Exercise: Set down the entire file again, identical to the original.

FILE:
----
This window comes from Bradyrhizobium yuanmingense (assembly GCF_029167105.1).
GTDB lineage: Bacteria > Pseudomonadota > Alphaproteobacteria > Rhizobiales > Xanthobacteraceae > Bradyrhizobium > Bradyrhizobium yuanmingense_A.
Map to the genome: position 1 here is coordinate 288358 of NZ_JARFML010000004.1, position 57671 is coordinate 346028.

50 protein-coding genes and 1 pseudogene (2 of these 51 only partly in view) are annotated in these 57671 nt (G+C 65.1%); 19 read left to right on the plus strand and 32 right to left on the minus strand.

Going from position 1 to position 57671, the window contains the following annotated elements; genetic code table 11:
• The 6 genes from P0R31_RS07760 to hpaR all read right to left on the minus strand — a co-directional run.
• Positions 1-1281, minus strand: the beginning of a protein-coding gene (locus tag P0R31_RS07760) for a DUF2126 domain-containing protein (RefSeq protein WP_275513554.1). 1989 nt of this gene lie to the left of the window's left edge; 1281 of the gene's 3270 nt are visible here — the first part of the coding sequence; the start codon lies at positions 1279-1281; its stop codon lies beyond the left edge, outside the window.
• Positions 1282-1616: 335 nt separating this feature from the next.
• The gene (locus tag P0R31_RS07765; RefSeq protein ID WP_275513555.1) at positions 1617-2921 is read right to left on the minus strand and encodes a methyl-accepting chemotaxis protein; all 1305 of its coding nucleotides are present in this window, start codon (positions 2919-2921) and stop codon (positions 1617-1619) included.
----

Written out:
This window comes from Bradyrhizobium yuanmingense (assembly GCF_029167105.1).
GTDB lineage: Bacteria > Pseudomonadota > Alphaproteobacteria > Rhizobiales > Xanthobacteraceae > Bradyrhizobium > Bradyrhizobium yuanmingense_A.
Map to the genome: position 1 here is coordinate 288358 of NZ_JARFML010000004.1, position 57671 is coordinate 346028.

50 protein-coding genes and 1 pseudogene (2 of these 51 only partly in view) are annotated in these 57671 nt (G+C 65.1%); 19 read left to right on the plus strand and 32 right to left on the minus strand.

Going from position 1 to position 57671, the window contains the following annotated elements; genetic code table 11:
• The 6 genes from P0R31_RS07760 to hpaR all read right to left on the minus strand — a co-directional run.
• Positions 1-1281, minus strand: the beginning of a protein-coding gene (locus tag P0R31_RS07760) for a DUF2126 domain-containing protein (RefSeq protein WP_275513554.1). 1989 nt of this gene lie to the left of the window's left edge; 1281 of the gene's 3270 nt are visible here — the first part of the coding sequence; the start codon lies at positions 1279-1281; its stop codon lies beyond the left edge, outside the window.
• Positions 1282-1616: 335 nt separating this feature from the next.
• The gene (locus tag P0R31_RS07765; RefSeq protein ID WP_275513555.1) at positions 1617-2921 is read right to left on the minus strand and encodes a methyl-accepting chemotaxis protein; all 1305 of its coding nucleotides are present in this window, start codon (positions 2919-2921) and stop codon (positions 1617-1619) included.